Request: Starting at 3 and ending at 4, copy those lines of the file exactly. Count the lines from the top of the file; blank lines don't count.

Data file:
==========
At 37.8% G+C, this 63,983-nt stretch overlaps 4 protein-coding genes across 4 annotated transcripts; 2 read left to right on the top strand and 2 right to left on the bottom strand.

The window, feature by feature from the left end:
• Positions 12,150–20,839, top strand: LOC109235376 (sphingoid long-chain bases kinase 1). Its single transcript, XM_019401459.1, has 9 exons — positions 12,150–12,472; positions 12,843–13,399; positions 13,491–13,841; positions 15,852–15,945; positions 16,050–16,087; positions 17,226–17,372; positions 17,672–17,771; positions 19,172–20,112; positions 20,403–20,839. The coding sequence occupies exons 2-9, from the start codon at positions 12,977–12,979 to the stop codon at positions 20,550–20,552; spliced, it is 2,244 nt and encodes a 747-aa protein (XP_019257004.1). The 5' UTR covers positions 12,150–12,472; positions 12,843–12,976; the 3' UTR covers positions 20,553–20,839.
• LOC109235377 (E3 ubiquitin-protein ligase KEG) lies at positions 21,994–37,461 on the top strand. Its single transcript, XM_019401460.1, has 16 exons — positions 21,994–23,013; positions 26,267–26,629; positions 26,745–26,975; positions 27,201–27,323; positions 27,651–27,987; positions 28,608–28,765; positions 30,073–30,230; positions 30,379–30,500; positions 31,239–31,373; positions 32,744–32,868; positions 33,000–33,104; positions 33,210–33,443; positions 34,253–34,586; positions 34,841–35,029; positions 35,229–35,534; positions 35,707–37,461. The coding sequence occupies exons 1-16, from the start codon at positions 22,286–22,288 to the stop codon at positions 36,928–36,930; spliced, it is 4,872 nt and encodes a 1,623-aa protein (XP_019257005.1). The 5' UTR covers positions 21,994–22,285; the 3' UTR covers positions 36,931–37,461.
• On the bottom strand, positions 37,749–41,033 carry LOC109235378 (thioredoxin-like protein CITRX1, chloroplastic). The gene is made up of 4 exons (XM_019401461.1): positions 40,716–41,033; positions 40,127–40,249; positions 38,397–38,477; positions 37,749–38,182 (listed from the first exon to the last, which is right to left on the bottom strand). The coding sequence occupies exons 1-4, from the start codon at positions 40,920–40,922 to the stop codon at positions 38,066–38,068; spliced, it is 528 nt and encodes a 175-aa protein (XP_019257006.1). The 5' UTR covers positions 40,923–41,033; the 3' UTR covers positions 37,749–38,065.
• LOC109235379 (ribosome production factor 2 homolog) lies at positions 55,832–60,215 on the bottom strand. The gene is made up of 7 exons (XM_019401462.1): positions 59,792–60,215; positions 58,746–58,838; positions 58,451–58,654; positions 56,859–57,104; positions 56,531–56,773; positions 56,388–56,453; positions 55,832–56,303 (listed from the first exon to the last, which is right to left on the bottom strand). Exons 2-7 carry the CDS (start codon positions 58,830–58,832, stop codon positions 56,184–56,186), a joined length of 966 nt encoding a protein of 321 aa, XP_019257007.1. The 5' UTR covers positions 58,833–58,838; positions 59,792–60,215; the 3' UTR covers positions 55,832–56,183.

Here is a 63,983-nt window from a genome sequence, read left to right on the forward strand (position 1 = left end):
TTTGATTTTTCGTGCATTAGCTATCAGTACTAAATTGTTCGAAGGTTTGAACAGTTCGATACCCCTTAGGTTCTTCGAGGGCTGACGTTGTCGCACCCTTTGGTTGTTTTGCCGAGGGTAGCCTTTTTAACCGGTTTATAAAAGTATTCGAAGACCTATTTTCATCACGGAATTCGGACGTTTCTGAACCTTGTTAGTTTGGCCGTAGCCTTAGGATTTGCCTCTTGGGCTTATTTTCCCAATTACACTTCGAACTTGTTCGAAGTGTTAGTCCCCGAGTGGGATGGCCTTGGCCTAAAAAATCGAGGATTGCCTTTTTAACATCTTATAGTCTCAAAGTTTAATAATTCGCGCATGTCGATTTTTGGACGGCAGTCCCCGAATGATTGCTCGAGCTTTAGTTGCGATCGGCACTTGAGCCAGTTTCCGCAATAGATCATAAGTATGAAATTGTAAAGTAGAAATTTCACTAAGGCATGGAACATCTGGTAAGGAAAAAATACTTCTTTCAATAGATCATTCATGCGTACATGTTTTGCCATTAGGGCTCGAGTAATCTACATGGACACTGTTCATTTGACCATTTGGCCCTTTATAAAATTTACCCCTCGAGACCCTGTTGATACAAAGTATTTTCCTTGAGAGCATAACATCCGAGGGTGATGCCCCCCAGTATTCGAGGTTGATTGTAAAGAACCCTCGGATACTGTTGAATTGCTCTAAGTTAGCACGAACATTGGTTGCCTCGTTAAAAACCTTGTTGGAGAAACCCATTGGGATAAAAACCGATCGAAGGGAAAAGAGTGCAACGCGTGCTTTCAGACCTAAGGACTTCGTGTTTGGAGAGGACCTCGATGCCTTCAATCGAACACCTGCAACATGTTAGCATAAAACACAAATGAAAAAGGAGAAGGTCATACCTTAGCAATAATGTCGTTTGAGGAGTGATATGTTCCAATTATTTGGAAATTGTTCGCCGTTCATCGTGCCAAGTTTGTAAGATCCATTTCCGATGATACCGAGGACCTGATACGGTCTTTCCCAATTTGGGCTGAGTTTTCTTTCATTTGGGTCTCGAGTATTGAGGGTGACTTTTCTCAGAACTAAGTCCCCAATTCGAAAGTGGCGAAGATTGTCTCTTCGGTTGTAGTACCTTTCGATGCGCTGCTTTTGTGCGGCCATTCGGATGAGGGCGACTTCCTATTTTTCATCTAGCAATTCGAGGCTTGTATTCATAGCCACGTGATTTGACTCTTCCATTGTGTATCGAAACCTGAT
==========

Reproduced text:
• Positions 12,150–20,839, top strand: LOC109235376 (sphingoid long-chain bases kinase 1). Its single transcript, XM_019401459.1, has 9 exons — positions 12,150–12,472; positions 12,843–13,399; positions 13,491–13,841; positions 15,852–15,945; positions 16,050–16,087; positions 17,226–17,372; positions 17,672–17,771; positions 19,172–20,112; positions 20,403–20,839. The coding sequence occupies exons 2-9, from the start codon at positions 12,977–12,979 to the stop codon at positions 20,550–20,552; spliced, it is 2,244 nt and encodes a 747-aa protein (XP_019257004.1). The 5' UTR covers positions 12,150–12,472; positions 12,843–12,976; the 3' UTR covers positions 20,553–20,839.
• LOC109235377 (E3 ubiquitin-protein ligase KEG) lies at positions 21,994–37,461 on the top strand. Its single transcript, XM_019401460.1, has 16 exons — positions 21,994–23,013; positions 26,267–26,629; positions 26,745–26,975; positions 27,201–27,323; positions 27,651–27,987; positions 28,608–28,765; positions 30,073–30,230; positions 30,379–30,500; positions 31,239–31,373; positions 32,744–32,868; positions 33,000–33,104; positions 33,210–33,443; positions 34,253–34,586; positions 34,841–35,029; positions 35,229–35,534; positions 35,707–37,461. The coding sequence occupies exons 1-16, from the start codon at positions 22,286–22,288 to the stop codon at positions 36,928–36,930; spliced, it is 4,872 nt and encodes a 1,623-aa protein (XP_019257005.1). The 5' UTR covers positions 21,994–22,285; the 3' UTR covers positions 36,931–37,461.